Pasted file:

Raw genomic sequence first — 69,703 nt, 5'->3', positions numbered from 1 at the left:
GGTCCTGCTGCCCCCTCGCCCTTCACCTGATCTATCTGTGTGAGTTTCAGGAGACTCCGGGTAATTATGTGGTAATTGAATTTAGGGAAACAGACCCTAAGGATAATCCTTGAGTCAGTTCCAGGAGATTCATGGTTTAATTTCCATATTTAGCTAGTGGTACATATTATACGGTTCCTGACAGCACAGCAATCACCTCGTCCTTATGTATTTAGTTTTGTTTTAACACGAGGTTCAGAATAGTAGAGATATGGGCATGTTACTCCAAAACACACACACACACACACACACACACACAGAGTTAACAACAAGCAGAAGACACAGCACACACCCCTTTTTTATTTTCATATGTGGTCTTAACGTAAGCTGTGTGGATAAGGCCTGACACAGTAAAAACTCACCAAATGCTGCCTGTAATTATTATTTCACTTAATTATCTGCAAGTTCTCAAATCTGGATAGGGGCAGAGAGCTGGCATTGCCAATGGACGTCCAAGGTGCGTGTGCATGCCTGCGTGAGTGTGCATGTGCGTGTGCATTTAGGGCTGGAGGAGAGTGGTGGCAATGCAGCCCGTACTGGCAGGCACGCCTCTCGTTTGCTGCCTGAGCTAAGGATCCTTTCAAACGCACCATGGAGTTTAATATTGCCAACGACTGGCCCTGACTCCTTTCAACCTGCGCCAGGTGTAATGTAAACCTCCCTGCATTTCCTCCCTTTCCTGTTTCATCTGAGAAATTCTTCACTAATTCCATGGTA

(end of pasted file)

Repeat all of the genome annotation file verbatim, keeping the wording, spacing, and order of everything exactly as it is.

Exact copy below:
Raw genomic sequence first — 69,703 nt, 5'->3', positions numbered from 1 at the left:
GGTCCTGCTGCCCCCTCGCCCTTCACCTGATCTATCTGTGTGAGTTTCAGGAGACTCCGGGTAATTATGTGGTAATTGAATTTAGGGAAACAGACCCTAAGGATAATCCTTGAGTCAGTTCCAGGAGATTCATGGTTTAATTTCCATATTTAGCTAGTGGTACATATTATACGGTTCCTGACAGCACAGCAATCACCTCGTCCTTATGTATTTAGTTTTGTTTTAACACGAGGTTCAGAATAGTAGAGATATGGGCATGTTACTCCAAAACACACACACACACACACACACACACACAGAGTTAACAACAAGCAGAAGACACAGCACACACCCCTTTTTTATTTTCATATGTGGTCTTAACGTAAGCTGTGTGGATAAGGCCTGACACAGTAAAAACTCACCAAATGCTGCCTGTAATTATTATTTCACTTAATTATCTGCAAGTTCTCAAATCTGGATAGGGGCAGAGAGCTGGCATTGCCAATGGACGTCCAAGGTGCGTGTGCATGCCTGCGTGAGTGTGCATGTGCGTGTGCATTTAGGGCTGGAGGAGAGTGGTGGCAATGCAGCCCGTACTGGCAGGCACGCCTCTCGTTTGCTGCCTGAGCTAAGGATCCTTTCAAACGCACCATGGAGTTTAATATTGCCAACGACTGGCCCTGACTCCTTTCAACCTGCGCCAGGTGTAATGTAAACCTCCCTGCATTTCCTCCCTTTCCTGTTTCATCTGAGAAATTCTTCACTAATTCCATGGTA